Volvo is looking more like a serious contender for EV leadership. Its executives are taking the right stance on legislation, battery supply, and a swift transition to electric cars. And a new video walkaround of the XC40 Recharge, its first of many EVs, reveals a highly capable and handsome electric crossover.

Before we describe what’s in the video, here are the main specs:

  • A 78 kWh battery pack for a range of “over 250 miles (400 km)” based on WLTP
  • Dual-motor 300kW (402-hp) powertrain
  • 11-kW onboard charger and 150 kW DC fast-charging capability
  • 0 to 60 mph in 4.7 seconds
  • An expected but unconfirmed starting price (before incentives) in the mid-$50,000s

The crossover segment is the most popular vehicle size in today’s market. That was a smart choice. The design is classic Volvo ­– clean and minimal. The clamshell hood provides a sculpted look to the front end.

The 14:30 video is obviously a marketing exercise, but it’s useful for condensing the value proposition for Volvo’s EV.

 

The most prominent changes for its incarnation as an EV are the flush covered grille compared to Volvo’s conventional concave design. There is a subtle embossed “Recharge” logo on the base of the glossy black rood design and an attractive set of distinct wheels.

Volvo will offer 8 color choices for XC40 Recharge, including a new Sage Green.

The foot-controllable hatch opens up to reveal about 14.6 cubic feet of storage, which is identical to the standard XC40. The rear seats fold flat. There is also a frunk large enough to carry a bag and charging cables, with a lower compartment for the tire repair kit.

With the flip of a switch, the towing bar drops down to enable more than 3,300 pounds of towing.

The interior design is in keeping with Volvo’s refined cabin feel. The XC40 will use an embedded Google-Android operation system with customizable tiles. Android-based apps include Google Maps, Google Play, and core messaging and web-search functions. The voice assistant is activated by saying, “Hey, Google,” allowing the same features as you would find in the company’s smart-home devices. In fact, you can control your home systems, like smart lights, from your car.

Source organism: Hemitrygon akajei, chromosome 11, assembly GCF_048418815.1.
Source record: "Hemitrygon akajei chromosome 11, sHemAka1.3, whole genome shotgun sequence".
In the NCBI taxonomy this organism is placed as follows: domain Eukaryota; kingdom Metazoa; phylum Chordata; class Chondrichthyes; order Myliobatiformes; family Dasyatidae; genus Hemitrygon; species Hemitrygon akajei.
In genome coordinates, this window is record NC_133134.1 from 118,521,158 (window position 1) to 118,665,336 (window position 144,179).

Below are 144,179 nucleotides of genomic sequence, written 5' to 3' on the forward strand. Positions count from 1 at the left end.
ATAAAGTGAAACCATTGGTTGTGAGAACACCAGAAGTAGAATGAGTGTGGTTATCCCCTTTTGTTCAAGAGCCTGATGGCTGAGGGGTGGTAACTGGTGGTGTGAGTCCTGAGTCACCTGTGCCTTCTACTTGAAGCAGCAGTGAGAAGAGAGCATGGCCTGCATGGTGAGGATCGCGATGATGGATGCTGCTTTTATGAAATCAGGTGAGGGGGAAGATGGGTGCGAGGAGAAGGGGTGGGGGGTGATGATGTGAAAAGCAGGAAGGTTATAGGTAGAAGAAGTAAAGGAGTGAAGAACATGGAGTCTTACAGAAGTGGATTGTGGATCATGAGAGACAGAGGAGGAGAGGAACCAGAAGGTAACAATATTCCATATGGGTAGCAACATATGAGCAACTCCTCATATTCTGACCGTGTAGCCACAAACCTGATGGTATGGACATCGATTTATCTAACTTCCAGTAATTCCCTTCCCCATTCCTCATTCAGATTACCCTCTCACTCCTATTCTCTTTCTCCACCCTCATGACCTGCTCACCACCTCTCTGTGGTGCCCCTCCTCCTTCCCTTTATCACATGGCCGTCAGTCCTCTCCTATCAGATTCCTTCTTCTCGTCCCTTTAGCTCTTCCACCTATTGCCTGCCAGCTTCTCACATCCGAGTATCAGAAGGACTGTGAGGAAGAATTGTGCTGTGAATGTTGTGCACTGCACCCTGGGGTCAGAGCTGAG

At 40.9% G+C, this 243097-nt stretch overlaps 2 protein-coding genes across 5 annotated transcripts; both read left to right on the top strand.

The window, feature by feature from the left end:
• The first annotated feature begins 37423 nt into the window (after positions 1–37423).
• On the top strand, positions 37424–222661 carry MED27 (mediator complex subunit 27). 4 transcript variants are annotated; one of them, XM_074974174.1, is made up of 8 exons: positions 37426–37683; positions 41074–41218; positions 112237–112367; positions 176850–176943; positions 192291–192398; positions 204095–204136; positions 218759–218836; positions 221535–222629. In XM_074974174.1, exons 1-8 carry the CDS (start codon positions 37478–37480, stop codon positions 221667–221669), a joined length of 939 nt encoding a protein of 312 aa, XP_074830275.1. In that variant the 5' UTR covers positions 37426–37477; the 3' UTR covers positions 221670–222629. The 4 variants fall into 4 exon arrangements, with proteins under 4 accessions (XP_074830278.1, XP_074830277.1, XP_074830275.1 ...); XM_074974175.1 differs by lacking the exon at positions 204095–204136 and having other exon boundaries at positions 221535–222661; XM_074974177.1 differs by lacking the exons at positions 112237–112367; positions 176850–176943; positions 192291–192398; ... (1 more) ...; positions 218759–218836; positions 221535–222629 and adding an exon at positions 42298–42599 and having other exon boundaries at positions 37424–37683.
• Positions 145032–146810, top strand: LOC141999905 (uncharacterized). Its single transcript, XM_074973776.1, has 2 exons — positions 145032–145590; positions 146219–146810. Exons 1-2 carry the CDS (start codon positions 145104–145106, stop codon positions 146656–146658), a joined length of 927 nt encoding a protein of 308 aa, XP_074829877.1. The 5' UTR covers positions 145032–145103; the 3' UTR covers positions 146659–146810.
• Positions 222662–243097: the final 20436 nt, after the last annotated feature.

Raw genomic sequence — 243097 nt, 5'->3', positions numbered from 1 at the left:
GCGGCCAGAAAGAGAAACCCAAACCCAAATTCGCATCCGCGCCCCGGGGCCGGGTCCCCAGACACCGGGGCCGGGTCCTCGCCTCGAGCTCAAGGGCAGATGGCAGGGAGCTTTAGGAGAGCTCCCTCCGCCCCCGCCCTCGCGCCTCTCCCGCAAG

The dashboard screens were customized for an EV to provide clear graphics about battery state-of-charge and charging status:

Volvo borrows at least a few moves from Tesla’s playbook by using seat-based sensors rather than a start-button to bring the vehicle into action. It also offers over-the-air updates, with the owner getting notified about when new software is available and a scheduler to designate when the new code is downloaded.

The Volvo XC40 powertrain is configured to drive with one pedal. The EV is no slouch with a 408-horsepower powertrain and 487 pound-feet of torque.

The 78-kWh pack spans the entire undercarriage, but with a raised channel that appears to occupy the central tunnel. There’s no engine, so Volvo, well known as a pioneer of safety, rethought the front-end structure to protect occupants in the XC40, as well as also those in other cars involved in a crash.

With the XC40 Recharge, Volvo is introducing the newest generation of its driver-assist platform that utilizes cameras, radars, and ultrasonics. Earlier this month, Volvo said that by 2022 it will equip its new EV-capable architecture with a lidar sensor to enable hands-free driving.

Volvo opened pre-orders of the XC40 Recharge in January. It’s expected to go on sale near the end of 2020. Following that, Volvo plans to launch one new EV every year through 2025 ­– at which time 50% of its global sales will be all-electric.

Electrek’s Take

Based on the new video, Volvo has a solid EV on its hands. We appreciate that Volvo’s CEO says the pandemic will accelerate EV adoption, and electric budgets for EVs will not be cut due to the downturn.

And here’s another reason to give props to Volvo. Last month, the Scandinavian (Chinese-owned) automaker said it would join four other carmakers in striking a deal with California on emissions. Unlike GM and Toyota, it’s opposing the Trump administration’s lawsuit against California.

The company also announced in March the launch of its football-field-sized battery assembly plant near where the XC40 is assembled. Volvo has supply agreements with both LG Chem and CATL.

Those actions wouldn’t matter if Volvo weren’t delivering a decent EV. But the XC40 Recharge has style, top-notch safety, good range, and an expected reasonable price for a luxury model in the mid-$50,000s. Let’s not forget the Google-powered infotainment as well.

These attributes could put the XC40 Recharge on a shopping list next to the Tesla Model Y. And it could rob some customers from Polestar 2, which is more expensive and in a generally less desirable sedan platform.

Of course, not everybody will love the styling or believe in the company’s gung-ho stance on EVs until Volvo proves that it can execute. And there’s no Supercharger network. Perhaps most critically, the XC40 Recharge’s price is not finalized.

Nonetheless, Volvo is providing a lot to like with its first pure EV.

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